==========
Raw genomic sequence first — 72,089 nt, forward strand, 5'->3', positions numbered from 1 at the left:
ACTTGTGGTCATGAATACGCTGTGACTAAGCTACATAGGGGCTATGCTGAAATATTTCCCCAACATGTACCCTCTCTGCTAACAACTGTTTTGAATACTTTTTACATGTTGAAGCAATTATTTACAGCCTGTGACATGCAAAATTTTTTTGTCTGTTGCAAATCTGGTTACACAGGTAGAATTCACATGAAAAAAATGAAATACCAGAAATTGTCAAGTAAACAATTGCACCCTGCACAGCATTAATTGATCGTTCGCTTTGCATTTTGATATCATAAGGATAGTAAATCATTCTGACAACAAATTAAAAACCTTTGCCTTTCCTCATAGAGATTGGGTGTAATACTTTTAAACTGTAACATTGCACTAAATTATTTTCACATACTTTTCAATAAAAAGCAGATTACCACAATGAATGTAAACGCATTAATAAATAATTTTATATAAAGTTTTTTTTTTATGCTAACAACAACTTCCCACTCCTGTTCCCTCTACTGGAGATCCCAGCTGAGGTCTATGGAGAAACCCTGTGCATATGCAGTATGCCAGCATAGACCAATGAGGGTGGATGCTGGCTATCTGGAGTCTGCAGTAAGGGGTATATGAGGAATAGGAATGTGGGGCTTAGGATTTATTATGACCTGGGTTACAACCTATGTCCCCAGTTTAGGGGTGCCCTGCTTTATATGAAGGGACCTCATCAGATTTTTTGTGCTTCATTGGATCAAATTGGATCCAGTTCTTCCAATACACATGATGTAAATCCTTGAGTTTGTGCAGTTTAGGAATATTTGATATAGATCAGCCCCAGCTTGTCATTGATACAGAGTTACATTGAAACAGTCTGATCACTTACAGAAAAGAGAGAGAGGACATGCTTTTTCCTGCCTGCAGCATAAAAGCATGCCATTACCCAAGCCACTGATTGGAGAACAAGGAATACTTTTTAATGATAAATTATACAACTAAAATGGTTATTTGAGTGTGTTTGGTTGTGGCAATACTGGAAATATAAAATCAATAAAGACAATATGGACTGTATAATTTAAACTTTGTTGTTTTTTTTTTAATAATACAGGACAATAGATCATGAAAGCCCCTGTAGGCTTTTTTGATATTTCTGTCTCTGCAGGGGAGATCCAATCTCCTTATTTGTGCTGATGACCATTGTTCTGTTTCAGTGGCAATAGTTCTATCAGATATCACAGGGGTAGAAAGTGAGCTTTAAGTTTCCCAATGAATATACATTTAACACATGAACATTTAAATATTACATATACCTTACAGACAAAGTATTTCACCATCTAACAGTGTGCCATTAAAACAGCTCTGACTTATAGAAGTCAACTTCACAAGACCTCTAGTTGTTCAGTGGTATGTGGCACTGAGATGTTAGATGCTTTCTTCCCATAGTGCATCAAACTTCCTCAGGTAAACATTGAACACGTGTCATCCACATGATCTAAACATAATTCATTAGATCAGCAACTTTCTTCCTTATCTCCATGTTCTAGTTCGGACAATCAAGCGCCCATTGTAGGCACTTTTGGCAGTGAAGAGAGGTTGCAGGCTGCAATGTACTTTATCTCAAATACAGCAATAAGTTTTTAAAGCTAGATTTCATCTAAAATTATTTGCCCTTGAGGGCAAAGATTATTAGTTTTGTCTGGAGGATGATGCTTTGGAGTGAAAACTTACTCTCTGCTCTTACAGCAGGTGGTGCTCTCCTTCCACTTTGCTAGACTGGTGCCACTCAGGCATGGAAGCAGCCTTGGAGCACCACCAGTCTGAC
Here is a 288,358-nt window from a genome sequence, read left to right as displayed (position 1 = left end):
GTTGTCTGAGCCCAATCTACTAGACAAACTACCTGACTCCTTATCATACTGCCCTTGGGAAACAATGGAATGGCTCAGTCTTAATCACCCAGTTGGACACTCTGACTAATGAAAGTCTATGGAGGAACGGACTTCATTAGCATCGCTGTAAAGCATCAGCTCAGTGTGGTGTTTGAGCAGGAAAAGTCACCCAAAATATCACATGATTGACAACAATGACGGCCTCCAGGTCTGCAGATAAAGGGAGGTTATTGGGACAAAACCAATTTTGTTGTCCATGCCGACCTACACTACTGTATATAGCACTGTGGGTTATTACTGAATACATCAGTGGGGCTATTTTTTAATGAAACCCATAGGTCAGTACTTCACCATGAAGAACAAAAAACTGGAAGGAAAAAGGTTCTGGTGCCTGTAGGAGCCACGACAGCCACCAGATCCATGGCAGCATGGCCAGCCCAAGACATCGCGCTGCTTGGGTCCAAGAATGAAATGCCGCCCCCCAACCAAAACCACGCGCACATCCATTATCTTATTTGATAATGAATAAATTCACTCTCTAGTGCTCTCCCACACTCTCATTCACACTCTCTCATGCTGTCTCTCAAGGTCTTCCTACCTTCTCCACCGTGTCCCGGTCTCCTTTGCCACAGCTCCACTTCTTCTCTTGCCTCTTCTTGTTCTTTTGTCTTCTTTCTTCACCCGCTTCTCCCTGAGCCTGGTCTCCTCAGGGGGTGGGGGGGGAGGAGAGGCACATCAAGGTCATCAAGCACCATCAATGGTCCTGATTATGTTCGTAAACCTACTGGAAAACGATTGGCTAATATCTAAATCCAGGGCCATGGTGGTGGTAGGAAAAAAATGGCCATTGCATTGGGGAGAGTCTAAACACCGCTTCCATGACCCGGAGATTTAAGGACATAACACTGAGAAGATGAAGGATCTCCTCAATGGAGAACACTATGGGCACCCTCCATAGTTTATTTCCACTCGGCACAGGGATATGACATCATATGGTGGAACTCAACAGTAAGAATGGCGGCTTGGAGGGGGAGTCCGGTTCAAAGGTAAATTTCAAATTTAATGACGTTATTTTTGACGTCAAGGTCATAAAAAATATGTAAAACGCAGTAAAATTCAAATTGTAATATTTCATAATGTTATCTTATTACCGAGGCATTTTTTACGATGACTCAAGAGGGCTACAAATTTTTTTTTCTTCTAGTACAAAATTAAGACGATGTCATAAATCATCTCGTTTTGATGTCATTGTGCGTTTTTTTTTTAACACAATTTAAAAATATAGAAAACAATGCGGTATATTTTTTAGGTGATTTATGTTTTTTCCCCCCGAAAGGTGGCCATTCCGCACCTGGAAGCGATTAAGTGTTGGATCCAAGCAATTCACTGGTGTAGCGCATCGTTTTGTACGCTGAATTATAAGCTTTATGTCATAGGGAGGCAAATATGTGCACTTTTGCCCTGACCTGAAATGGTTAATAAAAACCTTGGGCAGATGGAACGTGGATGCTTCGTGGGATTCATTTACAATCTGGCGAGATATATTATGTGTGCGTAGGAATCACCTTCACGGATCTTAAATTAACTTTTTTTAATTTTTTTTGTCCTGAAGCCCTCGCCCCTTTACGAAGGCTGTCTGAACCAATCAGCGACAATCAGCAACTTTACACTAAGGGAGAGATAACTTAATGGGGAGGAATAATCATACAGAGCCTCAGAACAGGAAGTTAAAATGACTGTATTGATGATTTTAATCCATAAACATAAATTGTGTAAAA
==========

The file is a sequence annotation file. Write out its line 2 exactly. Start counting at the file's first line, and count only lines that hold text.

ACTTGTGGTCATGAATACGCTGTGACTAAGCTACATAGGGGCTATGCTGAAATATTTCCCCAACATGTACCCTCTCTGCTAACAACTGTTTTGAATACTTTTTACATGTTGAAGCAATTATTTACAGCCTGTGACATGCAAAATTTTTTTGTCTGTTGCAAATCTGGTTACACAGGTAGAATTCACATGAAAAAAATGAAATACCAGAAATTGTCAAGTAAACAATTGCACCCTGCACAGCATTAATTGATCGTTCGCTTTGCATTTTGATATCATAAGGATAGTAAATCATTCTGACAACAAATTAAAAACCTTTGCCTTTCCTCATAGAGATTGGGTGTAATACTTTTAAACTGTAACATTGCACTAAATTATTTTCACATACTTTTCAATAAAAAGCAGATTACCACAATGAATGTAAACGCATTAATAAATAATTTTATATAAAGTTTTTTTTTTATGCTAACAACAACTTCCCACTCCTGTTCCCTCTACTGGAGATCCCAGCTGAGGTCTATGGAGAAACCCTGTGCATATGCAGTATGCCAGCATAGACCAATGAGGGTGGATGCTGGCTATCTGGAGTCTGCAGTAAGGGGTATATGAGGAATAGGAATGTGGGGCTTAGGATTTATTATGACCTGGGTTACAACCTATGTCCCCAGTTTAGGGGTGCCCTGCTTTATATGAAGGGACCTCATCAGATTTTTTGTGCTTCATTGGATCAAATTGGATCCAGTTCTTCCAATACACATGATGTAAATCCTTGAGTTTGTGCAGTTTAGGAATATTTGATATAGATCAGCCCCAGCTTGTCATTGATACAGAGTTACATTGAAACAGTCTGATCACTTACAGAAAAGAGAGAGAGGACATGCTTTTTCCTGCCTGCAGCATAAAAGCATGCCATTACCCAAGCCACTGATTGGAGAACAAGGAATACTTTTTAATGATAAATTATACAACTAAAATGGTTATTTGAGTGTGTTTGGTTGTGGCAATACTGGAAATATAAAATCAATAAAGACAATATGGACTGTATAATTTAAACTTTGTTGTTTTTTTTTTAATAATACAGGACAATAGATCATGAAAGCCCCTGTAGGCTTTTTTGATATTTCTGTCTCTGCAGGGGAGATCCAATCTCCTTATTTGTGCTGATGACCATTGTTCTGTTTCAGTGGCAATAGTTCTATCAGATATCACAGGGGTAGAAAGTGAGCTTTAAGTTTCCCAATGAATATACATTTAACACATGAACATTTAAATATTACATATACCTTACAGACAAAGTATTTCACCATCTAACAGTGTGCCATTAAAACAGCTCTGACTTATAGAAGTCAACTTCACAAGACCTCTAGTTGTTCAGTGGTATGTGGCACTGAGATGTTAGATGCTTTCTTCCCATAGTGCATCAAACTTCCTCAGGTAAACATTGAACACGTGTCATCCACATGATCTAAACATAATTCATTAGATCAGCAACTTTCTTCCTTATCTCCATGTTCTAGTTCGGACAATCAAGCGCCCATTGTAGGCACTTTTGGCAGTGAAGAGAGGTTGCAGGCTGCAATGTACTTTATCTCAAATACAGCAATAAGTTTTTAAAGCTAGATTTCATCTAAAATTATTTGCCCTTGAGGGCAAAGATTATTAGTTTTGTCTGGAGGATGATGCTTTGGAGTGAAAACTTACTCTCTGCTCTTACAGCAGGTGGTGCTCTCCTTCCACTTTGCTAGACTGGTGCCACTCAGGCATGGAAGCAGCCTTGGAGCACCACCAGTCTGAC